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Friday, September 16, 2011

Searching for Ringside, Chapter III 

Picture credit to the kickass folks at Carpe Durham

The Clarion Content is delighted to invite you to come along on a magical ride as Pop Culture columnist, Cady Childs, once again takes us "Searching for Ringside." This fictional look at life in Durham explores the common trials, travails and misadventures so many Durhamanians face. The metamythical characters, Andrew, Vita, John, and Megan, and their sordid but bemusing stories will resonate with those of you who carouse in Durham. Cady knows our collective experience, she shines a light on it and relates it back to us with a laugh and a smile.

Check out earlier chapters here [you will have to scroll down]


Chapter III, "This was gonna be the big one, folks."

Andrew sat in his living room, surrounded by unread newspapers strewn about in angst, watching a woman with bumpy skin and a brunette bob pointing and gesturing to clouds, maps, and water on a screen behind her. A tone of destruction in her voice made the whole broadcast seem like it was meant to be foreboding, but it read like a mock local news station skit, her arm fat jiggling as her hands waved, traveling the scope of the east coast and up into Canada.

He’d heard it all before. Every year, around mid-September, the meteorologists threatened their southern city with the hurricane of the century, keeping them in check, aware of their respective places in the universe, and giving everyone a reason to scramble around in a frenzy, preparing themselves to be bunkered in and hunkered down. But if you were faced with a natural disaster, would you really be huffed up on getting the last loaf of bread at the store, or would you be searching for something else to get you through the tides?

Andrew did not believe in disaster shopping for milk and bread with the rest of the throngs, but he was fully stocked on Lucky’s, Jim Beam, Vienna sausages, and had an entire pound bag of ground coffee from the shop up the street. He’d even broken down and bought his own French press. Just in case. He didn’t want to be without his familiar companions, even in the eye of the storm.

Vita was in her bedroom, sprawled out on the bed and blasting Florence and the Machine. She hated storms, and since she was a kid she always felt safest in bed, attempting to ignore the wind whipped branches tapping hello at her window, the lightning flashing brighter than sunshine to hung over eyes was somehow easier there. She was playing ‘Hurricane Love’ over and over, ironic as it was, but she had been doing this off and on before the storm hit, so there was no sense in stopping now. She thumbed through Lookbooks on her phone and drew multiple pictures of the same dress over and over in varying sizes on a page in her little lilac book. She awaited the end of the turmoil, one wary eye on the looming blob of red that was traveling slowly, showboating across the center of the state on the live Doppler radar broadcast.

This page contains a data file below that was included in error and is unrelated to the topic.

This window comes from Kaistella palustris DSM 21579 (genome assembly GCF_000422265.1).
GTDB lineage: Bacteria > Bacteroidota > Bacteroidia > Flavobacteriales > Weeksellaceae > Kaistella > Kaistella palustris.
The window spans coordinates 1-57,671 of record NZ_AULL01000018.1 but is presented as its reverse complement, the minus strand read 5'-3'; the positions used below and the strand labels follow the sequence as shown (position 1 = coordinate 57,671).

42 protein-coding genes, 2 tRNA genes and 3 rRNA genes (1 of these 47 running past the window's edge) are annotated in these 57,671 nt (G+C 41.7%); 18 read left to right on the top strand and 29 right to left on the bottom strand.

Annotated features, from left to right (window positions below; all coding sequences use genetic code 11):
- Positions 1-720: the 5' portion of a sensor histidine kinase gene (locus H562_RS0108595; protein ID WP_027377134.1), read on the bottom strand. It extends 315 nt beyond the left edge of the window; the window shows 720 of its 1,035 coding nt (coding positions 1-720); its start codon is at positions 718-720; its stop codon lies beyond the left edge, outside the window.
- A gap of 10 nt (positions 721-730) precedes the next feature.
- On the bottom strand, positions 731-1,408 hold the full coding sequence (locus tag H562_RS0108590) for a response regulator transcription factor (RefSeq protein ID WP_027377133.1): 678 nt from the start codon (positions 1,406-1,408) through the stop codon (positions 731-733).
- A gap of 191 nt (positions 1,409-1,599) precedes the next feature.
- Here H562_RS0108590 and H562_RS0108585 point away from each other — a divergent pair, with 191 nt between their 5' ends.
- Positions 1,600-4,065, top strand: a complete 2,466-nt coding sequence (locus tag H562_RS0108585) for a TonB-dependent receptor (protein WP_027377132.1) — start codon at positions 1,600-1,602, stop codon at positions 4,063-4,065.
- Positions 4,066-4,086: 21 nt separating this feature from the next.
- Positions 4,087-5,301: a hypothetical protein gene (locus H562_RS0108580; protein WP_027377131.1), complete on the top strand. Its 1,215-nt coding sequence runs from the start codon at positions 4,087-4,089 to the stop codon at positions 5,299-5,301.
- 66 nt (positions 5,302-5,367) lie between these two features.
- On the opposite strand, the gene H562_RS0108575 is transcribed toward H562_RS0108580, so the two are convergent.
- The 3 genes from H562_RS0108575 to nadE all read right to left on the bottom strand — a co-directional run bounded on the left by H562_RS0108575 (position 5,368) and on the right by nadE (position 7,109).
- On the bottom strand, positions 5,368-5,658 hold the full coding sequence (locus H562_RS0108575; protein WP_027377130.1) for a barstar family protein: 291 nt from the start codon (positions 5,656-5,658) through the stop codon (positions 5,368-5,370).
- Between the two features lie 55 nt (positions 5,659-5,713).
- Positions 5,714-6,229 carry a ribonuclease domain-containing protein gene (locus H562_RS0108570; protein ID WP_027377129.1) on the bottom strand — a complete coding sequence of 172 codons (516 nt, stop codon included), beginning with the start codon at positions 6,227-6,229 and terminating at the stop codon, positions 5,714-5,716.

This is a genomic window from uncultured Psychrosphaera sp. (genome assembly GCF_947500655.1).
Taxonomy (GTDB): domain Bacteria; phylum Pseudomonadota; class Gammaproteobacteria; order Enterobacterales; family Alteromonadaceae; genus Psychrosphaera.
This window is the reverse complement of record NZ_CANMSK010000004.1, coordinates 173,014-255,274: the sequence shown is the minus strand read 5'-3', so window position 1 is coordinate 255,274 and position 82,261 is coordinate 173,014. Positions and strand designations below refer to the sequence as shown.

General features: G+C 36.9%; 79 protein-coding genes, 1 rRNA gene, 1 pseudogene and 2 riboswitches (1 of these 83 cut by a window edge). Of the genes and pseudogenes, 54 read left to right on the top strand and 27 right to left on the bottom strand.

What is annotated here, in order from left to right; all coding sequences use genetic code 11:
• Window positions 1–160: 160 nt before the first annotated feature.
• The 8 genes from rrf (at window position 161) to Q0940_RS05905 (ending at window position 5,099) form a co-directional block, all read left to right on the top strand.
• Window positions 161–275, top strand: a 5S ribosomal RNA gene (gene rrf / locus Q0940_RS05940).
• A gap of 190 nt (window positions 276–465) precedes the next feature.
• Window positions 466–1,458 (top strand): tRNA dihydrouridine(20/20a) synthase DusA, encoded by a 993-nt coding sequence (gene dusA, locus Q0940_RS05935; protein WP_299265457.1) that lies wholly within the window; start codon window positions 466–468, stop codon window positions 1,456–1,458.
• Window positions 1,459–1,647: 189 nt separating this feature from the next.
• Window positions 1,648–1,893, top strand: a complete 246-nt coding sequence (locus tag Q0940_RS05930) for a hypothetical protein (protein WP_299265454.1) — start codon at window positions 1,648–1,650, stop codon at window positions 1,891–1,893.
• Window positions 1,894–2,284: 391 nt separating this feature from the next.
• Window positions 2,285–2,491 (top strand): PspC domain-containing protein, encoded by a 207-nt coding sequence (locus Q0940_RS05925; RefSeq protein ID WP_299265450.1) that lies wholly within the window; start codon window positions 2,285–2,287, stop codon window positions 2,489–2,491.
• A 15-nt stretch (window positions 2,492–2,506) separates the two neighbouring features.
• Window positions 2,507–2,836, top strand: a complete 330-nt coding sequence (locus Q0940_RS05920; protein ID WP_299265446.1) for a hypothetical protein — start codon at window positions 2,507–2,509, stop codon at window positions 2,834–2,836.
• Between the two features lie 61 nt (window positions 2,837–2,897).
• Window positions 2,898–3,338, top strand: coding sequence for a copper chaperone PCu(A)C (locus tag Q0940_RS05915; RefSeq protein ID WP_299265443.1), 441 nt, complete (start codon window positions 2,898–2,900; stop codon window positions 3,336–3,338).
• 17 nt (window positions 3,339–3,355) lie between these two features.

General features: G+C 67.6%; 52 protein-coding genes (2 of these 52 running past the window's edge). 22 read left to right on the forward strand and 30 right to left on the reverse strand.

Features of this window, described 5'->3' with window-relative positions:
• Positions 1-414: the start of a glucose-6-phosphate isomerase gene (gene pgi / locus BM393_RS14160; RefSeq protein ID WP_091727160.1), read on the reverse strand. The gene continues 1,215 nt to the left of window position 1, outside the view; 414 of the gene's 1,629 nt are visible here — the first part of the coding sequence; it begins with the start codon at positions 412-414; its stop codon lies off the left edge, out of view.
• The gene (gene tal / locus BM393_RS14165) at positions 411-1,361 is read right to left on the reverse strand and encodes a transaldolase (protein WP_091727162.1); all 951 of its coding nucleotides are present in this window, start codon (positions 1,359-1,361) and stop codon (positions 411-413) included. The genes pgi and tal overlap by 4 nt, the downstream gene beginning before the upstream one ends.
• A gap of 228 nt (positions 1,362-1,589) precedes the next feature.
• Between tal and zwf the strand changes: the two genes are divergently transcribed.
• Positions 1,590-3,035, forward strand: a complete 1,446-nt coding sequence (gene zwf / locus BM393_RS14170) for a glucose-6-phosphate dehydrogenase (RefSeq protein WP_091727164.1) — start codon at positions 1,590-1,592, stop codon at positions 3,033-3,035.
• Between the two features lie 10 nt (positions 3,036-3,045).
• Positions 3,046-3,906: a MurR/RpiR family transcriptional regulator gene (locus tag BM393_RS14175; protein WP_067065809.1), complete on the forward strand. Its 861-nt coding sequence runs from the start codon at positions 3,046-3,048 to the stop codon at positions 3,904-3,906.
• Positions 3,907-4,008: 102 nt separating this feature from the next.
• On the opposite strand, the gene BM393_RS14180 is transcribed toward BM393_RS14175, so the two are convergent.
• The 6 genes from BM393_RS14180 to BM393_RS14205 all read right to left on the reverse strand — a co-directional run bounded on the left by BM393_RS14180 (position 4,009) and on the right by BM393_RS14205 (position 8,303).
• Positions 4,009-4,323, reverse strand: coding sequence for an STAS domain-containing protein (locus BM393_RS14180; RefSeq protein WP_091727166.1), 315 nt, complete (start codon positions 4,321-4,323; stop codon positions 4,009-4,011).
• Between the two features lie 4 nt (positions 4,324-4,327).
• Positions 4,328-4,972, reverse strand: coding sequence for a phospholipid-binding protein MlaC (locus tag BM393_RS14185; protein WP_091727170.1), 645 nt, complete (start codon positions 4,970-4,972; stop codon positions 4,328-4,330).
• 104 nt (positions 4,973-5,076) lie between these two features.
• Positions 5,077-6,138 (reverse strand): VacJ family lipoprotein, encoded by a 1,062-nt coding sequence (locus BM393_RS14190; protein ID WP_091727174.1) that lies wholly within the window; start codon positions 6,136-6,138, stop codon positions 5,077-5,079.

John was laying on the couch with the chick in the Alexander Wang dress. Two days later, and she hadn’t done anything to annoy him yet, or said something that sounded ditzy. He kissed her temples, working his way down to her mouth. She was still emanating scents of cinnamon and peppermint, even after rolling around all night in his bed, which he knew reeked of cedar from the woodchips he put underneath his mattress (it ensured a boyish, woodsy scent that made girls feel safe, at ease). They were laying in front of three glass windows that ran from ceiling to floor in the front of his apartment, playing chicken to see who would get scared of the Tempest worthy display first.

She wasn’t real. Girls like this didn’t move to this town and smell like this after having sex all night, or laugh at hurricanes. And they didn’t know enough about grammar or Cummings to call him out on the extra comma he had put in that quote on his wall.

“That’s supposed to be a hyphen there, you know,” she was swaying, drunk after the bar, and he was noticing how much he liked the way her lips were shaped when she smiled, than noticing it was really strange that he noticed something like that about her.

“Yeah, well,” he murmured this phrase in an attempt to make her lean closer to him, and as she started to laugh, he grabbed her hips and decided some contact might be the best way to see why it was he kept staring at her mouth so hard. She didn’t object.

Megan loved watching the rain. She sat on her screened-in porch (it was the reason she paid so much in rent, so she may as well enjoy it), drinking red wine and feeling the strong wind blow drops of chilly precipitation on her cheeks, making pinprick tingles when they landed on her skin, which was flushed from the alcohol. There was something about the power of the weather that made her feel content. It had a way of settling things around it, whether they wanted to be settled or not. You didn’t have much of a choice in a hurricane- you just had to sit still and wait it out. She’d always thought she’d be great at storm chasing, but that might just be from seeing Helen Hunt being so badass in Twister at a young age. Still, there’s something to be said for someone that not only doesn’t mind a threat, but who seeks it out, so they can feel life a little more. She heard warning alarms going off at the school down the street, and reveled in her little rocking chair in the middle of it all, stretching like a cat in a pool of sunshine.

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